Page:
But the interesting thing is, you know, we have kind of a division between the US and China, in terms of technology, in terms of the ecosystems, right? The US has FAANG, China has BAT. It appears we may be emerging in to, sort of, two parallel universes, right? One led by the US, one led by China.
GC: The question, I guess, obviously presents itself, then. AT this point, would you buy FAANG stocks that have come down in value? Or would you buy the Chinese technology stocks that have come even further down in value? Which look the better prospect, running in to 2019?
JU: The Chinese companies have corrected more, so if you look at the performance, clearly the Chinese stocks have done worse in the capital markets, compared to their US counterparts. But even looking at FAANG stocks, there are five companies in that basket, BAT had three companies in that basket, they all share-, they all actually have their own individual dynamics. It is very hard to say which individual company you would buy, among the FAANGs, or which individual companies you would buy among the BAT companies. But I would say, in the short to medium-term, given the market volatility that we have, right, people should look at valuation. The Chinese companies have come down a very long way, so valuation appears to be more attractive. But in the medium to-, to long-term, I would say, the Chinese technology sector will still make advancements, despite the trade tension. No matter where, or which direction the trade winds are blowing-, trend winds are blowing, the Chinese technology sector will still make advancements. Interestingly enough, if you think about it, right, the talk of Made in China 2025 may have been diplomatically toned down, in terms of rhetoric. The ambition, the talent in China remain, and rather counterintuitively, because of the trade tension, I think China will actually galvanize more of the national resources, to try and make even greater advancements in technology, especially in areas where the country appears to be more vulnerable today, such as semiconductor chips.
GC: Can I ask you, then, about the broader economic outlook? We'll come to China specifically in just a moment, but you mentioned, some of the other issues that are roiling capital markets at the moment, they're also raising concerns about growth momentum. We've got problems in Europe, the whole Brexit story continues to unravel, Italy is an issue, as we look at the budget, and then, elsewhere, as you focus on different parts of the world, GM just laying off workers, in the United States, some indication, perhaps, that that engine of growth for the world economy is beginning to slow. So, putting this all in a basket, does next year look like a much weaker year, globally, for growth, and capital markets will just have to reprice off that?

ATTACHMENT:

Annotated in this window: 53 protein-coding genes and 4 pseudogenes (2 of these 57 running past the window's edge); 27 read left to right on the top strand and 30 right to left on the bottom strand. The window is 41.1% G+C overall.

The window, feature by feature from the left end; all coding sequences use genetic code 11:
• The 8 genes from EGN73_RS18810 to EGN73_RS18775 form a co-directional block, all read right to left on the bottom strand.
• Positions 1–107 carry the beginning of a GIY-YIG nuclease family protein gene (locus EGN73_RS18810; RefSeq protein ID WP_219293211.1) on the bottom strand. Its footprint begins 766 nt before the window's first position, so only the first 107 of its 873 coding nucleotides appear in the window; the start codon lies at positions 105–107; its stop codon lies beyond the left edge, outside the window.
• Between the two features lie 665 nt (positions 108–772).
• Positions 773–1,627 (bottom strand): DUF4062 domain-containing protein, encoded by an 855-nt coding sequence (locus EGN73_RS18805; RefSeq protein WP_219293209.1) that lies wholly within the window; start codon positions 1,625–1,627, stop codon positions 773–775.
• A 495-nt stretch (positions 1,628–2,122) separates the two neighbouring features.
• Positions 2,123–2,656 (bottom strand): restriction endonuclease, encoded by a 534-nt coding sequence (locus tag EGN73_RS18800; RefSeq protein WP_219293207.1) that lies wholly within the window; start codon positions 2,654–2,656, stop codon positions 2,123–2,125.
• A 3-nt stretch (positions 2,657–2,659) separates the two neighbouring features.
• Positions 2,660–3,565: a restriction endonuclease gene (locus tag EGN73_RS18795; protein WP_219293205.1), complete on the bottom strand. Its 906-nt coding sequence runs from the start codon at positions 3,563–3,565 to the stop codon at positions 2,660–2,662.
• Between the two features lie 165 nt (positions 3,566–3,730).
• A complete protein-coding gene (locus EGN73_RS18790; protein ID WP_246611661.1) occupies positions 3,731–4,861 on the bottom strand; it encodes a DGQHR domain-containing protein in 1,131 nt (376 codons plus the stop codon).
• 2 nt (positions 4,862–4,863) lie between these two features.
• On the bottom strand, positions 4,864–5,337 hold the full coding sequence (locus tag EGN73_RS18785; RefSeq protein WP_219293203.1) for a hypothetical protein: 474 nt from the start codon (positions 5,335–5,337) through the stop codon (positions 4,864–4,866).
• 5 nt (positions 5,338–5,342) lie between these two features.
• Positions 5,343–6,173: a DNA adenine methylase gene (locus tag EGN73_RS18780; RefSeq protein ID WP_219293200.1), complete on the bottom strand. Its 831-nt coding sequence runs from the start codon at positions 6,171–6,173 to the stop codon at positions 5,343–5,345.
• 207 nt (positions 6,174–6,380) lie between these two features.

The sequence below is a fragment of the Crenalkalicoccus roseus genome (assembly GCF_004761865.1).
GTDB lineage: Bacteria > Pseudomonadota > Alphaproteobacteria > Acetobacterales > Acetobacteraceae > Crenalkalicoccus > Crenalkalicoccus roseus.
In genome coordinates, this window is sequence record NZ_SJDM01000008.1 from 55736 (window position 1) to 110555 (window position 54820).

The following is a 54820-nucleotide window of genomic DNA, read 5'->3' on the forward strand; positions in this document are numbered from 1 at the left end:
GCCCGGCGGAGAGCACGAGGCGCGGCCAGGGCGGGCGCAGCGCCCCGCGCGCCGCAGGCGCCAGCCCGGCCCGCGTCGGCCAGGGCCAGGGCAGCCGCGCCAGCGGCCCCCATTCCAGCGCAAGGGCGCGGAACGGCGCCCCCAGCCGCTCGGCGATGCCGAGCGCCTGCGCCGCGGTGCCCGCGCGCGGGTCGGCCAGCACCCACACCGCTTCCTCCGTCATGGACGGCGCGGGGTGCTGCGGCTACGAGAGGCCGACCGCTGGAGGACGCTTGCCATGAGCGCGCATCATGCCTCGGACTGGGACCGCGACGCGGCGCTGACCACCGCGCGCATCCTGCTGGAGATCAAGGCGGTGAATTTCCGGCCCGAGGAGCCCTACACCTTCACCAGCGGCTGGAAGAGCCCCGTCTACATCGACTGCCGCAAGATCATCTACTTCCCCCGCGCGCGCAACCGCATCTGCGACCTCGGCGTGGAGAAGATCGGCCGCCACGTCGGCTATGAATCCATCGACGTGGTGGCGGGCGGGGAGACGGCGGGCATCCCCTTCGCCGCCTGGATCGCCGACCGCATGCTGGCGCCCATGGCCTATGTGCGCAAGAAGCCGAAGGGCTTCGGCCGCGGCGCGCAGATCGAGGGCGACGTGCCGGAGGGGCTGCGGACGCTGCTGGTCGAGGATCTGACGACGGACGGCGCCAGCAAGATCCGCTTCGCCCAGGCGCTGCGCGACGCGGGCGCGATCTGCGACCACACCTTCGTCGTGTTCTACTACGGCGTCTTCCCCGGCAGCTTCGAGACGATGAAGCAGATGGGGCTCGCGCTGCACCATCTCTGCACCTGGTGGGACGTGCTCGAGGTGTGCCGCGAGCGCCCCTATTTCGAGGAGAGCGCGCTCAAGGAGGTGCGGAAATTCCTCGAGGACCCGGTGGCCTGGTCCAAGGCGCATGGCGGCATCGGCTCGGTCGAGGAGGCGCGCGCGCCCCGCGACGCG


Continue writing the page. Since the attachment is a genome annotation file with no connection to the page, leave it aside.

JU: Well, capital markets have already been taking in to account slower growth to come in 2019. That's why, in the last several months, capital markets haven't performed very well. In fact, for the entire year of 2018, 90% of various asset classes have not done very well, so that includes equities, that includes some of the currencies, as well as commodities, right? So, the market, in some ways, is already discounting slower growth in 2019. Now, in the US, of course, you know, we've had 3% plus growth, thanks to the tax cuts, and really fabulous corporate earnings growth, and gains in productivity. Some of those factors will begin to wear off in 2019, so definitely you will see slower growth in 2019 in the US. Now, looking at China, it's very interesting, GDP in China, $13 trillion, right? The US is about $18 trillion. Now, if you look at the region where we are in, you add up, okay, ASEAN, 10 countries, GDP about $2.5 trillion in total, India, $2.6 trillion, Australia, where I just came from, overnight, $1.8 trillion, Japan, $4.5 trillion, Korea, Taiwan, you throw everything in, they add up to China, about $13 trillion dollars. This means China is 50% of Asian GDP, and it is 16% of global GDP, and, most importantly, China is 35% of global growth. So, the reason why CNBC, and all the guests here, are focusing on China, is because the importance of China to global growth, right? So, in 2019, we're looking at growth to slow somewhat, from this year, 6.6%, to about 6.1%, because of the various issues we discussed, but I think the important thing to note is that the Chinese economy may be bending, it is not breaking.